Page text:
All for one

Participants at the annual Seafood Summit 
to cultivate sustainability and consensus

By Jerry Fraser

There’s a riddle known to fishermen along the coast of Maine that goes like this:

  What are the two things a guy needs if he wants to go fishing?

  A pickup truck and wife who works.

About four years ago, however, Rob Seitz, a commercial fisherman in Astoria, Ore., decided he wanted something else: his own boat.

Gary Bauer (red jacket) leads Seafood Summit attendees through Pontchartrain Blue Crab, his Slidell, La., processing facility. Devin Harvey photo.Seitz had begun his career fishing halibut and salmon with his grandfather in Alaska and 25 years later was fishing groundfish and Dungeness crabs off the West Coast. But he’d been a hired captain long enough and wanted to be an owner-operator. Prospects didn’t seem all that bright in Astoria.

“I’d been in the fishery a little over 20 years trying to get ownership, and none of the people on the boats I was running wanted to sell… the IFQ system was coming.”

Fortunately for Seitz, the stars were coming into alignment. Back in 2006, with rockfish stocks down, the Nature Conservancy had bought several boats and permits along California’s Central Coast, south of San Francisco. Among the acquisitions were four trawlers from Morro Bay.

15apr NF FEATseaweb2The conservancy developed a harvest model to put the quotas it had accumulated back to work in a way that would allow recovery of the fish and protect essential habitat, with the help of 3.8 million acres of no-trawl zones. And now the conservancy had turned over $2 million in fishing rights to the Morro Bay Community Quota Fund. Enter Seitz.

Morro Bay was “interested in a trawler working down there,” he said. “I met someone who knew somebody, and that’s where the talks began.”

When the talks ended, Morro Bay had its man, Seitz had his boat, and the Central Coast had a new source of sustainably harvested, trawl-caught groundfish.

Stories like this, in which industry, government and NGOs come together to promote the harvest of seafood may be rarer than we’d like, but they are inspirational at assemblies such as the Seafood Summit held in New Orleans in February.

Produced by SeaWeb since 2002, the globe-trotting summit this year brought together more than 500 academics, scientists and conservationists, as well as representatives from government, industry and the media, and bills itself as “the world’s premier conference on seafood sustainability.”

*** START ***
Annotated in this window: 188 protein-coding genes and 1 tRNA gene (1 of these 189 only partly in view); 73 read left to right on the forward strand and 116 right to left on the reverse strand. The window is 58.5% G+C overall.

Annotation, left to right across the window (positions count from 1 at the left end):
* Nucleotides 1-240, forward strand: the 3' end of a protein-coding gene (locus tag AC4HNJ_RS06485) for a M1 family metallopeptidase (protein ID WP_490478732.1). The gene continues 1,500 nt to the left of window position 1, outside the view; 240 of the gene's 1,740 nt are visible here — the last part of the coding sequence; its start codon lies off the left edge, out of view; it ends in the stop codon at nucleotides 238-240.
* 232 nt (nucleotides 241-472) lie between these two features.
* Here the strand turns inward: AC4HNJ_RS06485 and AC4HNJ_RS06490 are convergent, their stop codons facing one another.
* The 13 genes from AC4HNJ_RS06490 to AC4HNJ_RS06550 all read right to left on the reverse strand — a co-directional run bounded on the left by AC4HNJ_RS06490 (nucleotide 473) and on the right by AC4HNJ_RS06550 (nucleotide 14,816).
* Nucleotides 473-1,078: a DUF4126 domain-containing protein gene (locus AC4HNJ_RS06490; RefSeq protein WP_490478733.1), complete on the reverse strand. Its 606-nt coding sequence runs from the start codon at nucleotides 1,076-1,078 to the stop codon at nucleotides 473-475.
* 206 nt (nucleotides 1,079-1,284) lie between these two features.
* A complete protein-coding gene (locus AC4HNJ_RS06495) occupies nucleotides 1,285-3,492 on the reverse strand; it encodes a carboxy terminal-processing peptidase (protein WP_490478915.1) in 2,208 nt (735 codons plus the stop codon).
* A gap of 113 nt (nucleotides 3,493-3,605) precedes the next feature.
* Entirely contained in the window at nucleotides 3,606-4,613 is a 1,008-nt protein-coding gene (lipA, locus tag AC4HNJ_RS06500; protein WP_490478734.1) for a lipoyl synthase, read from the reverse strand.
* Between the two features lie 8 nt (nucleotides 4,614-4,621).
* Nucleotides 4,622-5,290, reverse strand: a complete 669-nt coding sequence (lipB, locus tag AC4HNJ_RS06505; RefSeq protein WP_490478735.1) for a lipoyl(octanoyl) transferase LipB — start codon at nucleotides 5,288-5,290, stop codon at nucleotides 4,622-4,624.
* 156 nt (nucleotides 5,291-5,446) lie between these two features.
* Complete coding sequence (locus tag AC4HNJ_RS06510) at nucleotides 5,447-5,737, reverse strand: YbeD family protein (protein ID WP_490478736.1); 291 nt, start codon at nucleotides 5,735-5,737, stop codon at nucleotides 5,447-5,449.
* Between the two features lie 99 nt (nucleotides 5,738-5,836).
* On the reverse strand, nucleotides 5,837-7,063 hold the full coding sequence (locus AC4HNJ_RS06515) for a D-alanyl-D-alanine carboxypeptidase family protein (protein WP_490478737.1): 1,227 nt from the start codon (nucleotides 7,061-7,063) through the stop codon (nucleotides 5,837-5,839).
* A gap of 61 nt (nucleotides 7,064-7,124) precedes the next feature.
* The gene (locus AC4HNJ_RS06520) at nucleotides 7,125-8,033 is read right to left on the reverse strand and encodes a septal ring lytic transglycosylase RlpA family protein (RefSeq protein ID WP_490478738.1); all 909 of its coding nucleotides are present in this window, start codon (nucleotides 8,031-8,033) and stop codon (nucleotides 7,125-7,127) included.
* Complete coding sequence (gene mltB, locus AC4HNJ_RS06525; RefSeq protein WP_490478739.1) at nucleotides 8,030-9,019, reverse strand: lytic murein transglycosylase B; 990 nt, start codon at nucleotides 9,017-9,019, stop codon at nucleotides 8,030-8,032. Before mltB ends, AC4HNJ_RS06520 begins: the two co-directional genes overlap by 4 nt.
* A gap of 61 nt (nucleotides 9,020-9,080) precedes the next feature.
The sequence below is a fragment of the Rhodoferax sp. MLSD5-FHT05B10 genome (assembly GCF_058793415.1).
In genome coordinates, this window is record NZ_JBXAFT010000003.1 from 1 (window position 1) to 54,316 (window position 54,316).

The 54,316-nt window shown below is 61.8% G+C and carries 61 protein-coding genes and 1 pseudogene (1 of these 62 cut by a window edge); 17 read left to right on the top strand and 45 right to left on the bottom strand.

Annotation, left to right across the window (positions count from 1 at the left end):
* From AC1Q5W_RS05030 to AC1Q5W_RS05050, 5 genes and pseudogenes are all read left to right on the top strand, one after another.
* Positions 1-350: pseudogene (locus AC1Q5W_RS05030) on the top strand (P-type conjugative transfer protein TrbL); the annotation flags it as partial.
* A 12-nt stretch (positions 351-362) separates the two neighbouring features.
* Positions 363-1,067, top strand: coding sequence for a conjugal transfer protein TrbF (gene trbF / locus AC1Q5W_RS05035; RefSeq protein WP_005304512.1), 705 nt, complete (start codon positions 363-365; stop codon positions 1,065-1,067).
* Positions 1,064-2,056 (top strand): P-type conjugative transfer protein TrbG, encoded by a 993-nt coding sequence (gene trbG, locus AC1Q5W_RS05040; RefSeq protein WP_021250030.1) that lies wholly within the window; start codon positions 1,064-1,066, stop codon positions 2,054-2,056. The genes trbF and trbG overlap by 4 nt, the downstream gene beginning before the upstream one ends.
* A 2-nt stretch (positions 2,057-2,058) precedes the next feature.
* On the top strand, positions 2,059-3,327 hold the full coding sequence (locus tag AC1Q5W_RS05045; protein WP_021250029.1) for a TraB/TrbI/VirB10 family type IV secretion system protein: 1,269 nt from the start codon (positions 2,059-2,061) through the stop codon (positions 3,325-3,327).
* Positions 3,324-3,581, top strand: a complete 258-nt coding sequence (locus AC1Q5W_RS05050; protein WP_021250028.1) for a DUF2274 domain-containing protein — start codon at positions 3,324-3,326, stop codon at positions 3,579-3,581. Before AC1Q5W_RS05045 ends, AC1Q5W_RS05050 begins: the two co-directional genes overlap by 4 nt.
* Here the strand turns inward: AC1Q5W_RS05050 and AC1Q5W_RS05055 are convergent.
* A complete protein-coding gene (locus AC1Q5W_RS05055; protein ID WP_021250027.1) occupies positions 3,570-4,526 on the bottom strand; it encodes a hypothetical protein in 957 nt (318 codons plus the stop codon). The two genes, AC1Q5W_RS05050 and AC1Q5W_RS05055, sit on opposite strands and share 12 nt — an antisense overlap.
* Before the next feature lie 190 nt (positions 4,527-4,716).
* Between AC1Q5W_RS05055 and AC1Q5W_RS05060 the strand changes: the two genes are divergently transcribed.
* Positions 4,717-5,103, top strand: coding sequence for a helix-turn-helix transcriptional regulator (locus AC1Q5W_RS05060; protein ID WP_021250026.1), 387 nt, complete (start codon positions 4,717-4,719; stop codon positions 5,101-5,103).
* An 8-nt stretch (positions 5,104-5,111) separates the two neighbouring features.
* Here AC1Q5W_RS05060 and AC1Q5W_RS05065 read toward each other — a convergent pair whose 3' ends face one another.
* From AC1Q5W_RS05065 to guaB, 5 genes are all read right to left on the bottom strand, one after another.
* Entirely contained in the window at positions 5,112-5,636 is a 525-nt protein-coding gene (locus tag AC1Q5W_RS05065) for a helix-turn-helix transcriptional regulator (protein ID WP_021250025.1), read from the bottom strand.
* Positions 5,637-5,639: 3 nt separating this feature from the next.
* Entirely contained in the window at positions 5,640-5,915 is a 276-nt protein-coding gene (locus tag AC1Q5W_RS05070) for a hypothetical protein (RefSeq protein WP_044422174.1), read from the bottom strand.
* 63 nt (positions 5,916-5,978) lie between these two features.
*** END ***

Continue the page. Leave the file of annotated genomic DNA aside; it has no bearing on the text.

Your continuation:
As many as 30 countries were represented in New Orleans, and there was broad consensus that real-world collaboration of the sort achieved in Morro Bay had taken root at the summit. Dawn Martin, president of SeaWeb, said she observed an emphasis on solving problems, “rather just talking about them and/or pointing fingers.”

“The discussions really emphasized the need to make sure that we had the right people in the room to advance key issues,” she said. The “right people,” for example, will prove pivotal in the battle against illegal, unregulated and unreported fishing and seafood fraud, an ascendant component of the sustainable seafood movement.

To that end, Highliner Foods, the National Fisheries Institute and representatives of the Presidential Task Force on IUU fishing and Seafood Fraud have waded into the effort, helping, Martin said, to advance “agreement on key data elements for traceability.”

In 2013, Diversified Communications, the parent of National Fisherman and and the producer of the Seafood Expo brand trade events in Boston, Europe and Asia, entered into a partnership with SeaWeb to produce the Seafood Summit on an annual basis.

Mary Larkin, an executive vice president with Diversified, called the conference a “perfect match” for the company because it provides a discussion forum for all stakeholders in the industry. “Over the years the focus on sustainability has increased among the seafood companies who participate in our events, so the extension with the Seafood Summit just made sense,” she said.

Given Diversified’s long involvement with seafood “from boat to throat,” as one DC executive likes to say, the partnership should be viewed favorably by seafood producers.

“Historically,” Martin said, “we have had good representation from the seafood supply chain, but there is always room for growth.”

Martin believes the summit derives its traction from its recognition that people connect with what they eat.

“In the earliest days,” she said, “the concept of sustainability was just beginning to take hold and our efforts were aimed at shifting the focus away from wildlife protection campaigns for fisheries to efforts aimed at making the ‘ocean-to-plate’ connection.”

A result of this was SeaWeb’s “Give Swordfish a Break” campaign, which began in 1998 and enlisted support from 700 chefs.